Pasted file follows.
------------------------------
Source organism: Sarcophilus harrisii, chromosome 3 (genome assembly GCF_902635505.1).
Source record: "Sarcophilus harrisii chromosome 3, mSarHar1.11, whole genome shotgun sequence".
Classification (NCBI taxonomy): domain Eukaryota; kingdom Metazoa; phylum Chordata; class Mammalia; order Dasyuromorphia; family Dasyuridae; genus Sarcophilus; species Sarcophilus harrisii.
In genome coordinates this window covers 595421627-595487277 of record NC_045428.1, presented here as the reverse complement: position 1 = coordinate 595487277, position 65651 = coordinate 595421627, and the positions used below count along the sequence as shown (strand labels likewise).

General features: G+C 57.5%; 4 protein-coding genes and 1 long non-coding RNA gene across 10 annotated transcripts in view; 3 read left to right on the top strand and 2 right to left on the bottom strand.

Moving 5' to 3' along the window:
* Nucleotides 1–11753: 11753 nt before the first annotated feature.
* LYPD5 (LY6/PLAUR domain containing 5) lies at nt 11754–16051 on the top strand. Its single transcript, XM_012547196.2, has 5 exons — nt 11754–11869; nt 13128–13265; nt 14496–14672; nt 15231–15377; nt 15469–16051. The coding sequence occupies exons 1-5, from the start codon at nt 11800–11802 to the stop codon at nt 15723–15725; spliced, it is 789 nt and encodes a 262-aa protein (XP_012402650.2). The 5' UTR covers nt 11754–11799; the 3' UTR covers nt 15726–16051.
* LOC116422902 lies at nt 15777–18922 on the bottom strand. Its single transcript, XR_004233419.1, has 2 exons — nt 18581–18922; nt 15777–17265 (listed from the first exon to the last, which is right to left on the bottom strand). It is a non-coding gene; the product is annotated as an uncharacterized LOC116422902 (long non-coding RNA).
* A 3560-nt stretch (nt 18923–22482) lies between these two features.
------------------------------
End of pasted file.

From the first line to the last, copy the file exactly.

Source organism: Sarcophilus harrisii, chromosome 3 (genome assembly GCF_902635505.1).
Source record: "Sarcophilus harrisii chromosome 3, mSarHar1.11, whole genome shotgun sequence".
Classification (NCBI taxonomy): domain Eukaryota; kingdom Metazoa; phylum Chordata; class Mammalia; order Dasyuromorphia; family Dasyuridae; genus Sarcophilus; species Sarcophilus harrisii.
In genome coordinates this window covers 595421627-595487277 of record NC_045428.1, presented here as the reverse complement: position 1 = coordinate 595487277, position 65651 = coordinate 595421627, and the positions used below count along the sequence as shown (strand labels likewise).

General features: G+C 57.5%; 4 protein-coding genes and 1 long non-coding RNA gene across 10 annotated transcripts in view; 3 read left to right on the top strand and 2 right to left on the bottom strand.

Moving 5' to 3' along the window:
* Nucleotides 1–11753: 11753 nt before the first annotated feature.
* LYPD5 (LY6/PLAUR domain containing 5) lies at nt 11754–16051 on the top strand. Its single transcript, XM_012547196.2, has 5 exons — nt 11754–11869; nt 13128–13265; nt 14496–14672; nt 15231–15377; nt 15469–16051. The coding sequence occupies exons 1-5, from the start codon at nt 11800–11802 to the stop codon at nt 15723–15725; spliced, it is 789 nt and encodes a 262-aa protein (XP_012402650.2). The 5' UTR covers nt 11754–11799; the 3' UTR covers nt 15726–16051.
* LOC116422902 lies at nt 15777–18922 on the bottom strand. Its single transcript, XR_004233419.1, has 2 exons — nt 18581–18922; nt 15777–17265 (listed from the first exon to the last, which is right to left on the bottom strand). It is a non-coding gene; the product is annotated as an uncharacterized LOC116422902 (long non-coding RNA).
* A 3560-nt stretch (nt 18923–22482) lies between these two features.